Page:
We don’t know how long this will last and we don’t yet know what the impact will be on each of us short and long term. We certainly don’t know what the impact will be on our teens.

We do know that they will possibly finally get the sleep they crave and need. We do know they will spend more time at home with their families. We don’t know if that time will be positive or negative. We don’t know what the implications are for being physically distant from their friends and peers and physically close to their parents and siblings.

There is so much we don’t know and want to know. Our natural inclinations are to want answers, and to want them quickly. However, it is becoming increasingly clear that we will not have answers quickly. The world is large, and the impact of this virus will be felt differently in different areas of the country and world, and for differing amounts of time.

I have spent many years thinking about the mental health needs in our communities and how adults can best help young people thrive and develop, and one critical component has emerged over and over again: caring adults are a key protective factor for teens.

What that means is that having caring adults around can help mitigate some of the challenges and stresses of adolescence. In the work I have done recently teaching “Youth Mental Health First Aid,” I have learned, over and over, that many people in our communities have a unique ability to be those “caring adults.”

Although we don’t yet know the impact of these strange and scary times on ourselves or on our teens, being physically apart does not need to mean that we cannot be that caring adult. In some ways, we may even have more time and space to do that now.

A few thoughts about how to be a caring adult at a time like this:

  • Remember that there are so many ways to communicate. There is no right or wrong way. It is impossible to list all of them, and in full disclosure, I don’t know all of them! There is phone, texting, chats, email, a variety of social media platforms and more. It’s helpful to use a “tool” (remember that the goal is communication and the method is the tool) that you and your teen are both comfortable with. It’s possible that it might be a little out of your comfort zone, but right now isn’t a bad time to stretch toward your teen and be a little (not a lot) out of your comfort zone.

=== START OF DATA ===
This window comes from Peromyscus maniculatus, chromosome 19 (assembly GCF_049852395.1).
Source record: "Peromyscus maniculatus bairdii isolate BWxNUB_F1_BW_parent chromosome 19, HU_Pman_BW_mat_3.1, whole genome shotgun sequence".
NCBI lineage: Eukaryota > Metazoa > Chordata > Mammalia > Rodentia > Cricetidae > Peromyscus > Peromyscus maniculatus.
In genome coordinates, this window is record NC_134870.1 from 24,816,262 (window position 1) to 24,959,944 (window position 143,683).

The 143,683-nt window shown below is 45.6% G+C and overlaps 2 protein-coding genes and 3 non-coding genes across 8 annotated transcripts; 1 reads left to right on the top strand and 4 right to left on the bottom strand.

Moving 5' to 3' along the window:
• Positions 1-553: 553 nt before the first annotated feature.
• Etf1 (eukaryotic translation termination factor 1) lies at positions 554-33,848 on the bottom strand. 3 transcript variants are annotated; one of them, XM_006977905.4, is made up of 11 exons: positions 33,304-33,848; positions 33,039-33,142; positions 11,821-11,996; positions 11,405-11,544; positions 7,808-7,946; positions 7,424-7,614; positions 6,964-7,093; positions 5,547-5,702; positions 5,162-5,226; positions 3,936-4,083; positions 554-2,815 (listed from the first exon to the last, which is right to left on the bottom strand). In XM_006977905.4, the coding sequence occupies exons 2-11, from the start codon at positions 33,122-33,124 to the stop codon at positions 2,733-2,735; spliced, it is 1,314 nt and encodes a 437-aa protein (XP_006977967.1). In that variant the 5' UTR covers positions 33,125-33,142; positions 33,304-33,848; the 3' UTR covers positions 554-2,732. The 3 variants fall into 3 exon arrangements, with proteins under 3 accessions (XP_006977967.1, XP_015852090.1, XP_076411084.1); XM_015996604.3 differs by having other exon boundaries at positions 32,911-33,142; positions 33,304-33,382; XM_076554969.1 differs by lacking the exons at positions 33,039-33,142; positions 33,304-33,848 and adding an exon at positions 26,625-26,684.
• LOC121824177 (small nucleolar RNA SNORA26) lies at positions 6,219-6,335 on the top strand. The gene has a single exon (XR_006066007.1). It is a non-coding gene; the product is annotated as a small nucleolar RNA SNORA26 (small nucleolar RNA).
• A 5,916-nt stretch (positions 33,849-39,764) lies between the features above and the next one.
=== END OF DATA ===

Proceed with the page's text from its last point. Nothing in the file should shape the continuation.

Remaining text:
• Whatever your role and relationship is with a teen in your life, this is the perfect time to check in. Fortunately, teens are often surrounded (even if not physically) by many adults, including parents, parents’ friends, teen professionals, grandparents, neighbors, aunts, uncles, cousins, teachers, clergy and more. If you are in a relationship in any way with a teen, this is the perfect time to check in.
  • A check-in can be as superficial or as deep as you wish. It can be a simple generic text saying, “I am thinking about you today. How are you?” or it can be more tailored and personalized: “What’s it like not playing basketball right now?” or “I can imagine it’s so frustrating that the spring play isn’t happening.” There are so many examples.  Our teens’ lives have been turned topsy-turvy. They may or may not choose to respond, but they will have “felt” your caring.
  • Now is a good time to share thoughts about TV shows, movies and books. Using movies, TV shows and books is often a great way to get people to share their thoughts and feelings without it feeling too threatening.
  • Sports can be a great connector. This is a perfect time to catch up on ESPN classics, share your thoughts with your baseball-, basketball-, soccer- or gymnastics-loving teen friend and talk about them, either by FaceTime or by phone, text or email.
  • Now is the time to be your authentic self, without overwhelming teens. Help them learn how you are processing things and what you are doing to express both your positive and negative feelings. Possibly not all your deepest, darkest thoughts, but modeling for them how you are taking care of yourself without putting the pressure on them that parents and others may be putting can be very helpful.

The important thing is that you are connecting and caring. There are so many more ways to connect. Lastly, and most importantly, don’t try just once. This truly is a marathon, not a sprint. If you don’t get a response, try again. Different people are processing this experience differently and at different speeds. Being a caring adult means being there now, and it means checking in again in a week or two, and again after that.

Ideally, the checking in isn’t onerous and will provide an opportunity so that when and if the teen is ready to share thoughts and feelings, there will be someone to “hold” those feelings. All of us, in our own ways, are overwhelmed, but teens are at a particularly critical period of development and a caring adult can be an important part of becoming resilient.

In the optimistic words of Anne Frank while living in isolation, “How wonderful it is that no one needs to wait a single moment before beginning to improve the world.”

Being a caring adult who reaches out to a teen is a simple way to help the teen, their parents and families and all of our communities thrive during this very difficult time.

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